Siblings Day is a day of celebration, but it is also a day to acknowledge that not everyone has an easy time getting to a baby, let alone a sibling for their child!

Infertility does not exclusively occur with couples who are trying to start a family for the first time. Some are still facing infertility, even after they have brought a child into their home. They may desperately wish to give their child a sibling but it ends up being more difficult than they realized. This is called secondary infertility. According to the Mayo Clinic, secondary infertility is the inability to successfully achieve pregnancy or carry a baby to term after previously having a child.

Secondary infertility can come as a shock to many couples. And there are several emotions that come with the diagnoses: grief, guilt, shame, and even depression. However, through embryo adoption, a couple can still have hope to successfully expand their family.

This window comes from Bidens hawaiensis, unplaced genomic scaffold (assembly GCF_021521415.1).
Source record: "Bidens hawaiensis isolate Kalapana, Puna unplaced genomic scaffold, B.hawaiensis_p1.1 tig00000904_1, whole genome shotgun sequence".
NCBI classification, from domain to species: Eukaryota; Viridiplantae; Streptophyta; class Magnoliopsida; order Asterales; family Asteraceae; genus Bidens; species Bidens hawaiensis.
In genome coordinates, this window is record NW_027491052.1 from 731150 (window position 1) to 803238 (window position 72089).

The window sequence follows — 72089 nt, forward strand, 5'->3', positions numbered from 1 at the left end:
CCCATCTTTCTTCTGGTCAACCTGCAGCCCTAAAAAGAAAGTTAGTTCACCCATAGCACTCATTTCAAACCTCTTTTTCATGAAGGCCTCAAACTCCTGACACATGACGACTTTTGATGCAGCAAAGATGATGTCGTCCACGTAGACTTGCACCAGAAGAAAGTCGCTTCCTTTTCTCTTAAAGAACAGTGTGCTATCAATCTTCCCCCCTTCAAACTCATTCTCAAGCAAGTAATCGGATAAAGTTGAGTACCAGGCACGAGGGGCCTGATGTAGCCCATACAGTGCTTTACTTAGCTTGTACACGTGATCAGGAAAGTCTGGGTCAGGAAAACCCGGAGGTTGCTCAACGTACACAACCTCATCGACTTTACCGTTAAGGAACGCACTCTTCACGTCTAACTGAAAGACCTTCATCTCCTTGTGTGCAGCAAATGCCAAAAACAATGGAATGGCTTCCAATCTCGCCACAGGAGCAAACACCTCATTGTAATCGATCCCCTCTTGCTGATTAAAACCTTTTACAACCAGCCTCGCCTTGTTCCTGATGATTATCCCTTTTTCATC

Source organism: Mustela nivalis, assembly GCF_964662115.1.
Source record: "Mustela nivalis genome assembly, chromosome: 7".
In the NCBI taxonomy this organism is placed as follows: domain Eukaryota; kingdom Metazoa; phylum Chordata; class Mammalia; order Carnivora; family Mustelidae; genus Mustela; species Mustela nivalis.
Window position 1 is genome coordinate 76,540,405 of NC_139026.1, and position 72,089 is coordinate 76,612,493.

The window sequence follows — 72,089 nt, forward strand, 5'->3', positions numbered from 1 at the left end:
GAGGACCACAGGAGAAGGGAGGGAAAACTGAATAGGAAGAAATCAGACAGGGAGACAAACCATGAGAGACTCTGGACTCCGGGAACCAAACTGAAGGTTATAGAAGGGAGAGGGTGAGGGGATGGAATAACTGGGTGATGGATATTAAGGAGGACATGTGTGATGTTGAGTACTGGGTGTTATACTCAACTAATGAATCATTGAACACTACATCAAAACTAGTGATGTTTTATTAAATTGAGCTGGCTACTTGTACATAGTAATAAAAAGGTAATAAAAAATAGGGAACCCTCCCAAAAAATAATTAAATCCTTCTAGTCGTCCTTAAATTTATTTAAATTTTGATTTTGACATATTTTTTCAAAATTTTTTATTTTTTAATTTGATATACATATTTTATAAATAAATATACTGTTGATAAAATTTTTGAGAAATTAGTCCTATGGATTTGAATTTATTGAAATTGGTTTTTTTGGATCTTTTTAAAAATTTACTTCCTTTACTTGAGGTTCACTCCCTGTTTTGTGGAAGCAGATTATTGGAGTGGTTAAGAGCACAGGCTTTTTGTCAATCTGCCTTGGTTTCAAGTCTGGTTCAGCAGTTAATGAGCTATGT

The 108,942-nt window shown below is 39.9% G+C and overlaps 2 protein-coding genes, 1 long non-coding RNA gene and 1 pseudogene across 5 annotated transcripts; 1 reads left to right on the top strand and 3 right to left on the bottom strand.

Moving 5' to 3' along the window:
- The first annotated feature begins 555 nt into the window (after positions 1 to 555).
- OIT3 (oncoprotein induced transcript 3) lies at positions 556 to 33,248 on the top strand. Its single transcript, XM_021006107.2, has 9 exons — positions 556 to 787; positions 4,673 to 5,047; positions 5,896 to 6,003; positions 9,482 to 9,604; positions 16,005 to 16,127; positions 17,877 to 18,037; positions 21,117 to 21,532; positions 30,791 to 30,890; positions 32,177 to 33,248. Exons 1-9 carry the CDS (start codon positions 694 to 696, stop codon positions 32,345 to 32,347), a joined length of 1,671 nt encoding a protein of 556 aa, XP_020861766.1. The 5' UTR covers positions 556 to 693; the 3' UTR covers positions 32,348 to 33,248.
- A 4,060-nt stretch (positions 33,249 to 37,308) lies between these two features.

Celebrating National Siblings Day does not look the same for every family. Siblings are more than just blood and DNA. There is no right way to grow your family—just look through some social media posts to see the countless unique ways families’ across the country celebrate their siblings. If you want more information on growing your family in a unique way, visit Snowflakes.org to learn more.